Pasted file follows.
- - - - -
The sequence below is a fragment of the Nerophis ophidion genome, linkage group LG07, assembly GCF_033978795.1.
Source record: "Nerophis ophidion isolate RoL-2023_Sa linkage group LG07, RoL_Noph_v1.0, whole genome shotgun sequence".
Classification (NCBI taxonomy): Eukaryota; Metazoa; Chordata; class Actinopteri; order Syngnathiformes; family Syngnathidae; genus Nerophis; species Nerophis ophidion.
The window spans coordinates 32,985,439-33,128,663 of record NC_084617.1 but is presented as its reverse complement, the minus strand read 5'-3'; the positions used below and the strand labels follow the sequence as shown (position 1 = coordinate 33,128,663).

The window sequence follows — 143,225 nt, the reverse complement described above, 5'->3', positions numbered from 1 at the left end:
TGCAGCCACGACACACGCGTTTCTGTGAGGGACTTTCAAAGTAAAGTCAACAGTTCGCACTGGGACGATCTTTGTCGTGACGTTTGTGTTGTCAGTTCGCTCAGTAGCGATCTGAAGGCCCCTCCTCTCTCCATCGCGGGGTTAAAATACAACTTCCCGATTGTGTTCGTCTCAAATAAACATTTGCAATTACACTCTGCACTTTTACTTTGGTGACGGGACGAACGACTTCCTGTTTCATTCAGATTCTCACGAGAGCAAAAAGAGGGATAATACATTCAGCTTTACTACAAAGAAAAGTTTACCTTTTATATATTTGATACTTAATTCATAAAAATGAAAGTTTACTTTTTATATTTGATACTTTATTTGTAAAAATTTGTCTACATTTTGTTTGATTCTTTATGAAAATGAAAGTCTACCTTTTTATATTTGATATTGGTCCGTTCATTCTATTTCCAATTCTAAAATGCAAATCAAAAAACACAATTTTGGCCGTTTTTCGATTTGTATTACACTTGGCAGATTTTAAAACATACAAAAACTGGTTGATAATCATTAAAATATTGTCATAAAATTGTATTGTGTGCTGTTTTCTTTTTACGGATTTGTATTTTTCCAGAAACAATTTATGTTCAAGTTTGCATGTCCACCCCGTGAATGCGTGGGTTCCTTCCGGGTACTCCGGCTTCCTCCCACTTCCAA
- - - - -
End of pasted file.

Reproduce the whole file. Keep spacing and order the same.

The sequence below is a fragment of the Nerophis ophidion genome, linkage group LG07, assembly GCF_033978795.1.
Source record: "Nerophis ophidion isolate RoL-2023_Sa linkage group LG07, RoL_Noph_v1.0, whole genome shotgun sequence".
Classification (NCBI taxonomy): Eukaryota; Metazoa; Chordata; class Actinopteri; order Syngnathiformes; family Syngnathidae; genus Nerophis; species Nerophis ophidion.
The window spans coordinates 32,985,439-33,128,663 of record NC_084617.1 but is presented as its reverse complement, the minus strand read 5'-3'; the positions used below and the strand labels follow the sequence as shown (position 1 = coordinate 33,128,663).

The window sequence follows — 143,225 nt, the reverse complement described above, 5'->3', positions numbered from 1 at the left end:
TGCAGCCACGACACACGCGTTTCTGTGAGGGACTTTCAAAGTAAAGTCAACAGTTCGCACTGGGACGATCTTTGTCGTGACGTTTGTGTTGTCAGTTCGCTCAGTAGCGATCTGAAGGCCCCTCCTCTCTCCATCGCGGGGTTAAAATACAACTTCCCGATTGTGTTCGTCTCAAATAAACATTTGCAATTACACTCTGCACTTTTACTTTGGTGACGGGACGAACGACTTCCTGTTTCATTCAGATTCTCACGAGAGCAAAAAGAGGGATAATACATTCAGCTTTACTACAAAGAAAAGTTTACCTTTTATATATTTGATACTTAATTCATAAAAATGAAAGTTTACTTTTTATATTTGATACTTTATTTGTAAAAATTTGTCTACATTTTGTTTGATTCTTTATGAAAATGAAAGTCTACCTTTTTATATTTGATATTGGTCCGTTCATTCTATTTCCAATTCTAAAATGCAAATCAAAAAACACAATTTTGGCCGTTTTTCGATTTGTATTACACTTGGCAGATTTTAAAACATACAAAAACTGGTTGATAATCATTAAAATATTGTCATAAAATTGTATTGTGTGCTGTTTTCTTTTTACGGATTTGTATTTTTCCAGAAACAATTTATGTTCAAGTTTGCATGTCCACCCCGTGAATGCGTGGGTTCCTTCCGGGTACTCCGGCTTCCTCCCACTTCCAA